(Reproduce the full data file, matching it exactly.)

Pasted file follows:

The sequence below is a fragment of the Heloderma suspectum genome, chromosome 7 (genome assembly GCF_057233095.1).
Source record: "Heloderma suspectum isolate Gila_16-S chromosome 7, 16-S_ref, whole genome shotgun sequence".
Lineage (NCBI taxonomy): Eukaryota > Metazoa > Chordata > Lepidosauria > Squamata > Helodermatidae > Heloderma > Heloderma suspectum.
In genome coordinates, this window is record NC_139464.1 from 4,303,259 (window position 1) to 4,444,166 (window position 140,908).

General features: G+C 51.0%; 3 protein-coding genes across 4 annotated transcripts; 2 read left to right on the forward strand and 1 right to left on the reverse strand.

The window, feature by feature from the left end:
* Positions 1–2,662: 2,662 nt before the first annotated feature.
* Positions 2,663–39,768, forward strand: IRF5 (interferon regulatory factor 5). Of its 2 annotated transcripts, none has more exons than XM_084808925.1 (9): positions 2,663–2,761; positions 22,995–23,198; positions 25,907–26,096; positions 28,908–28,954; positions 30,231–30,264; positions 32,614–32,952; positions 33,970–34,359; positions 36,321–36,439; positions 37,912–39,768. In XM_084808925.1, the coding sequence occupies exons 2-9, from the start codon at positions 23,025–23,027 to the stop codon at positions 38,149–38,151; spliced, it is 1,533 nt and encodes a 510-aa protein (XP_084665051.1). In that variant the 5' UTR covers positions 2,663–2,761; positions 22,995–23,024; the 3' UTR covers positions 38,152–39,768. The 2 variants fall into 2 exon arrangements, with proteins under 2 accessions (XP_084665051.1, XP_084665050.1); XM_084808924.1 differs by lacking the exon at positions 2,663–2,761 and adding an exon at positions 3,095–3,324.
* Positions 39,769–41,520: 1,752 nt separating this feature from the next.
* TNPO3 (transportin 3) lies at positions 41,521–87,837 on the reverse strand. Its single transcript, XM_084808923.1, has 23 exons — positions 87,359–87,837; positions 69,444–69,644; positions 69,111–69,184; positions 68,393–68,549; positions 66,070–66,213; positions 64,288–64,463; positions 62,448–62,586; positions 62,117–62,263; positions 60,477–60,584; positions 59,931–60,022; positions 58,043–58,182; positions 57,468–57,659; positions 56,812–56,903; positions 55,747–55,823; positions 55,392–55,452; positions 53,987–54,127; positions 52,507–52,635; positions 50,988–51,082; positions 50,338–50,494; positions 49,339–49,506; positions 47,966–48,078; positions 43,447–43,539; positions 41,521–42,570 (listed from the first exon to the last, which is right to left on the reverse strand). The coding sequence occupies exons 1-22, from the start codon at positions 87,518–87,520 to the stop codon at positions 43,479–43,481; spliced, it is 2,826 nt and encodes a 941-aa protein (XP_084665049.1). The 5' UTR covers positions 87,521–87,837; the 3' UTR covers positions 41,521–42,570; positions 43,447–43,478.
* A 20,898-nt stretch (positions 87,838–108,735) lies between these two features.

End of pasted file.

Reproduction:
The sequence below is a fragment of the Heloderma suspectum genome, chromosome 7 (genome assembly GCF_057233095.1).
Source record: "Heloderma suspectum isolate Gila_16-S chromosome 7, 16-S_ref, whole genome shotgun sequence".
Lineage (NCBI taxonomy): Eukaryota > Metazoa > Chordata > Lepidosauria > Squamata > Helodermatidae > Heloderma > Heloderma suspectum.
In genome coordinates, this window is record NC_139464.1 from 4,303,259 (window position 1) to 4,444,166 (window position 140,908).

General features: G+C 51.0%; 3 protein-coding genes across 4 annotated transcripts; 2 read left to right on the forward strand and 1 right to left on the reverse strand.

The window, feature by feature from the left end:
* Positions 1–2,662: 2,662 nt before the first annotated feature.
* Positions 2,663–39,768, forward strand: IRF5 (interferon regulatory factor 5). Of its 2 annotated transcripts, none has more exons than XM_084808925.1 (9): positions 2,663–2,761; positions 22,995–23,198; positions 25,907–26,096; positions 28,908–28,954; positions 30,231–30,264; positions 32,614–32,952; positions 33,970–34,359; positions 36,321–36,439; positions 37,912–39,768. In XM_084808925.1, the coding sequence occupies exons 2-9, from the start codon at positions 23,025–23,027 to the stop codon at positions 38,149–38,151; spliced, it is 1,533 nt and encodes a 510-aa protein (XP_084665051.1). In that variant the 5' UTR covers positions 2,663–2,761; positions 22,995–23,024; the 3' UTR covers positions 38,152–39,768. The 2 variants fall into 2 exon arrangements, with proteins under 2 accessions (XP_084665051.1, XP_084665050.1); XM_084808924.1 differs by lacking the exon at positions 2,663–2,761 and adding an exon at positions 3,095–3,324.
* Positions 39,769–41,520: 1,752 nt separating this feature from the next.
* TNPO3 (transportin 3) lies at positions 41,521–87,837 on the reverse strand. Its single transcript, XM_084808923.1, has 23 exons — positions 87,359–87,837; positions 69,444–69,644; positions 69,111–69,184; positions 68,393–68,549; positions 66,070–66,213; positions 64,288–64,463; positions 62,448–62,586; positions 62,117–62,263; positions 60,477–60,584; positions 59,931–60,022; positions 58,043–58,182; positions 57,468–57,659; positions 56,812–56,903; positions 55,747–55,823; positions 55,392–55,452; positions 53,987–54,127; positions 52,507–52,635; positions 50,988–51,082; positions 50,338–50,494; positions 49,339–49,506; positions 47,966–48,078; positions 43,447–43,539; positions 41,521–42,570 (listed from the first exon to the last, which is right to left on the reverse strand). The coding sequence occupies exons 1-22, from the start codon at positions 87,518–87,520 to the stop codon at positions 43,479–43,481; spliced, it is 2,826 nt and encodes a 941-aa protein (XP_084665049.1). The 5' UTR covers positions 87,521–87,837; the 3' UTR covers positions 41,521–42,570; positions 43,447–43,478.
* A 20,898-nt stretch (positions 87,838–108,735) lies between these two features.